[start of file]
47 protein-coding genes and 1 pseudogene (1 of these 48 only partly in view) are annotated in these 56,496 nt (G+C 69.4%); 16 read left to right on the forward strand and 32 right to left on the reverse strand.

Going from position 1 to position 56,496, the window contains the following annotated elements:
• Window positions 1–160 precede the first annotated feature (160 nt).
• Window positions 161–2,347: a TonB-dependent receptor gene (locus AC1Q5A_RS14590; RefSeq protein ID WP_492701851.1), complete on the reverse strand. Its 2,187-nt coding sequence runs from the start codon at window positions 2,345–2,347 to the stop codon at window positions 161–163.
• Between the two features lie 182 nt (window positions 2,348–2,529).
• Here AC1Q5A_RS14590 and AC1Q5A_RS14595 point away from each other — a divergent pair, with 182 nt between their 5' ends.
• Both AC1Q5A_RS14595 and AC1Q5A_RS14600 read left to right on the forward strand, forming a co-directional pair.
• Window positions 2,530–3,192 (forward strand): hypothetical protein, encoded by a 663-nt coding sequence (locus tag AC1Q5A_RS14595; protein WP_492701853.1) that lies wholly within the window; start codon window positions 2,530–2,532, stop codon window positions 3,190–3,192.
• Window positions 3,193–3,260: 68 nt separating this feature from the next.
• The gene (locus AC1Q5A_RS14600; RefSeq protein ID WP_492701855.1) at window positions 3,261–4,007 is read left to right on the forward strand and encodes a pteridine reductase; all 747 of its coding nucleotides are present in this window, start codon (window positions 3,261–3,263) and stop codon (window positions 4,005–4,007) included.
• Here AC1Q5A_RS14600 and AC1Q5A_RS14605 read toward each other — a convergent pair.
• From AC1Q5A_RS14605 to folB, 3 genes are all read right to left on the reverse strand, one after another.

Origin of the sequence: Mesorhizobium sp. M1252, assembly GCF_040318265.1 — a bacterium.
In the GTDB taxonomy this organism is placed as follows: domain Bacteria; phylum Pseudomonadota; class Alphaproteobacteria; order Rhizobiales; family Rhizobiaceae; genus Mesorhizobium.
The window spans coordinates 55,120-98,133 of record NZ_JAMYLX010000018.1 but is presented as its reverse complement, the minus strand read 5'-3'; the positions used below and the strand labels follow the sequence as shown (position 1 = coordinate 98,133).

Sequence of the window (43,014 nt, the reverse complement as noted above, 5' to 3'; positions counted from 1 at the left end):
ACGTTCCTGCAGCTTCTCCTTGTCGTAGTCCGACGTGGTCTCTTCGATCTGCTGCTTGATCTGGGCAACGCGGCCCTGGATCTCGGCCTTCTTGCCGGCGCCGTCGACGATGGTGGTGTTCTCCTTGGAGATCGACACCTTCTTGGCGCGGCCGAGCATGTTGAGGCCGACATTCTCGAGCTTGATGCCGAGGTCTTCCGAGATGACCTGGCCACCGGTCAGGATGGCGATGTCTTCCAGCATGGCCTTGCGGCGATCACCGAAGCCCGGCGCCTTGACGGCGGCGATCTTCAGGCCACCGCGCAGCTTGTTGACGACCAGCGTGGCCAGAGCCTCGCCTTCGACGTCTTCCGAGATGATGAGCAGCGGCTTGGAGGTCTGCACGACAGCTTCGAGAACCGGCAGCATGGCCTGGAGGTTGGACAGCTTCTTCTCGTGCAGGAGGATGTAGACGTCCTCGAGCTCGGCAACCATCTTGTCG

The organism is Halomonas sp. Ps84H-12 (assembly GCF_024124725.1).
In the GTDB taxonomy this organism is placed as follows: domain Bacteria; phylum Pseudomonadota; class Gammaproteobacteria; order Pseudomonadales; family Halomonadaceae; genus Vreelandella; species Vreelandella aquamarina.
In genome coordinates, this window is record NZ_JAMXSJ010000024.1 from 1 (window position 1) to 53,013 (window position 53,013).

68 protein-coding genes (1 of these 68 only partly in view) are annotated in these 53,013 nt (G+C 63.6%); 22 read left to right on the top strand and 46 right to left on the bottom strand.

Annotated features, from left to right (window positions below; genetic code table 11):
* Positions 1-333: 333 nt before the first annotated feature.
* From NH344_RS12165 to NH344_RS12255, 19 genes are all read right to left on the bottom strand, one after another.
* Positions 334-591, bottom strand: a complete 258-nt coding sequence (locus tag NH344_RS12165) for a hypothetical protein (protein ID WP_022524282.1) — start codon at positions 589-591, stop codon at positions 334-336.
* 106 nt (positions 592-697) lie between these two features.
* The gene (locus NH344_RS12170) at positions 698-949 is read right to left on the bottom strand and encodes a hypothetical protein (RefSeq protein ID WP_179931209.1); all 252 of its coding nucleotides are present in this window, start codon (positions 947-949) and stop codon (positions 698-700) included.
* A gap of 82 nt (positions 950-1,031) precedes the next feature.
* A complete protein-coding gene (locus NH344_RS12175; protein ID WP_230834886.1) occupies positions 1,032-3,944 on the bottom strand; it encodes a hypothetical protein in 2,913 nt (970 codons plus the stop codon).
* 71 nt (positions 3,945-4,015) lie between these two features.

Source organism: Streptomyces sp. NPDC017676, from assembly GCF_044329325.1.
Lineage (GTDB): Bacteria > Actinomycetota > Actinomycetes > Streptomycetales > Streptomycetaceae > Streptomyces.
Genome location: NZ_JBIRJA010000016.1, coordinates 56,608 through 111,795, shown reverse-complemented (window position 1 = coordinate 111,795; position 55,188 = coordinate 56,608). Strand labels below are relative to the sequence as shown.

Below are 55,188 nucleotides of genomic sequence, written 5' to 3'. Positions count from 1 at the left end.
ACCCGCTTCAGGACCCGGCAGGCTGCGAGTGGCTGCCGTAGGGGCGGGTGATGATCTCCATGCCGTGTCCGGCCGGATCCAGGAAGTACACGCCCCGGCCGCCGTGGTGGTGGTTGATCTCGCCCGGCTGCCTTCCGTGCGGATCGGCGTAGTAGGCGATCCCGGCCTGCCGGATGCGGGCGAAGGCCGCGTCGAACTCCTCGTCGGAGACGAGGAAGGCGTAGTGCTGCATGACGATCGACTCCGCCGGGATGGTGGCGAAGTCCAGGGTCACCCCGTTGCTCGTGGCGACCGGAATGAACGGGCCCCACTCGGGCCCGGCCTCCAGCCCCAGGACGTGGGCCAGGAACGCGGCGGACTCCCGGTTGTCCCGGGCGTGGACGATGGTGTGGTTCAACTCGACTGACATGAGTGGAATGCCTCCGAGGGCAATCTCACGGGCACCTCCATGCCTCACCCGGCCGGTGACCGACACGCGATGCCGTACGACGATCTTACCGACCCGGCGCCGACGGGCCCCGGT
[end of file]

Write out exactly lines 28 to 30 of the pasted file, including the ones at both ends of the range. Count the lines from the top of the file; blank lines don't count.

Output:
* A gap of 82 nt (positions 950-1,031) precedes the next feature.
* A complete protein-coding gene (locus NH344_RS12175; protein ID WP_230834886.1) occupies positions 1,032-3,944 on the bottom strand; it encodes a hypothetical protein in 2,913 nt (970 codons plus the stop codon).
* 71 nt (positions 3,945-4,015) lie between these two features.